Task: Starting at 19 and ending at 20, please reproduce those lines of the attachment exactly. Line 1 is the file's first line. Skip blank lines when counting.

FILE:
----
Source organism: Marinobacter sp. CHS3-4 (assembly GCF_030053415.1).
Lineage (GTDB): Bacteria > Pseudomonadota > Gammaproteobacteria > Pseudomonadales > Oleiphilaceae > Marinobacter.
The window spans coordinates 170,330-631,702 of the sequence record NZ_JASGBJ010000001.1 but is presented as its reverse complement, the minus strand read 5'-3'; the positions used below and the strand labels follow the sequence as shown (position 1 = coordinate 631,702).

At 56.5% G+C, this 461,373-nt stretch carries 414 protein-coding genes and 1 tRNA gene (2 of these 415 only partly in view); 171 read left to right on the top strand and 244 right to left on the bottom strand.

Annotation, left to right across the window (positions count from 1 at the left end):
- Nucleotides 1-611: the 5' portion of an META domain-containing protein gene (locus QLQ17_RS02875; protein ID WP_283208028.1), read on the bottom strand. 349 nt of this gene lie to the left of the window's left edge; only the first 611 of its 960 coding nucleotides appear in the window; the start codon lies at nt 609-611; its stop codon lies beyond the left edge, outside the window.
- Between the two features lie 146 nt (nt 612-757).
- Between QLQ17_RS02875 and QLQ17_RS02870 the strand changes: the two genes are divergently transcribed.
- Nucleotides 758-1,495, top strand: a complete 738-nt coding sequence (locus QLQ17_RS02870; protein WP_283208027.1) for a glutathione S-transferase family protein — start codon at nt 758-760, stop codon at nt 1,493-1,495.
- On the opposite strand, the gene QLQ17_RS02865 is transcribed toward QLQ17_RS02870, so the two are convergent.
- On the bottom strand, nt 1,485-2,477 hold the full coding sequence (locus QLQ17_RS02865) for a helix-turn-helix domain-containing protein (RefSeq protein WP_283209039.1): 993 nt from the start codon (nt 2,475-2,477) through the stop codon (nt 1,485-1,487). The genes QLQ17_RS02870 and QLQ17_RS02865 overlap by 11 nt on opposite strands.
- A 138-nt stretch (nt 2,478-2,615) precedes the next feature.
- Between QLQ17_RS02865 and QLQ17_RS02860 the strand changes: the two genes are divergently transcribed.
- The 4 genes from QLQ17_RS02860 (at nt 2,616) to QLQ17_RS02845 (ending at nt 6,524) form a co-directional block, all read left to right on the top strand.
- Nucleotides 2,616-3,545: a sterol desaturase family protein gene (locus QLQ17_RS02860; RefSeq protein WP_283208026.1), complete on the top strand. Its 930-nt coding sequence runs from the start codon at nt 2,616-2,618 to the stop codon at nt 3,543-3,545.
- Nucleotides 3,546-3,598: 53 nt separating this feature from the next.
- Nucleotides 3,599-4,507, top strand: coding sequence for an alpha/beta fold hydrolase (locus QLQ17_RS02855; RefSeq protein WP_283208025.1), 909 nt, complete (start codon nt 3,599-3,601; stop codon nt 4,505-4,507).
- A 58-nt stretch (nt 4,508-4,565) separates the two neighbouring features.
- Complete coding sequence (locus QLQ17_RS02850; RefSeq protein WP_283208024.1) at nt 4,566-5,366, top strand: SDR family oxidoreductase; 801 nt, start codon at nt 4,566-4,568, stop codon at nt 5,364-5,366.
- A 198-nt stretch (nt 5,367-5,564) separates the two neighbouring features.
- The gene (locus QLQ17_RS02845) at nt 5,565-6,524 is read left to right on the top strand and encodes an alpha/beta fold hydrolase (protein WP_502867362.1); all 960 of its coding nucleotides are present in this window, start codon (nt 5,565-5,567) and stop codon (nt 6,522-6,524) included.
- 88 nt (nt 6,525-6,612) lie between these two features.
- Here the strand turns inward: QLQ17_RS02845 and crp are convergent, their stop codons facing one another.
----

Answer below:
- Complete coding sequence (locus QLQ17_RS02850; RefSeq protein WP_283208024.1) at nt 4,566-5,366, top strand: SDR family oxidoreductase; 801 nt, start codon at nt 4,566-4,568, stop codon at nt 5,364-5,366.
- A 198-nt stretch (nt 5,367-5,564) separates the two neighbouring features.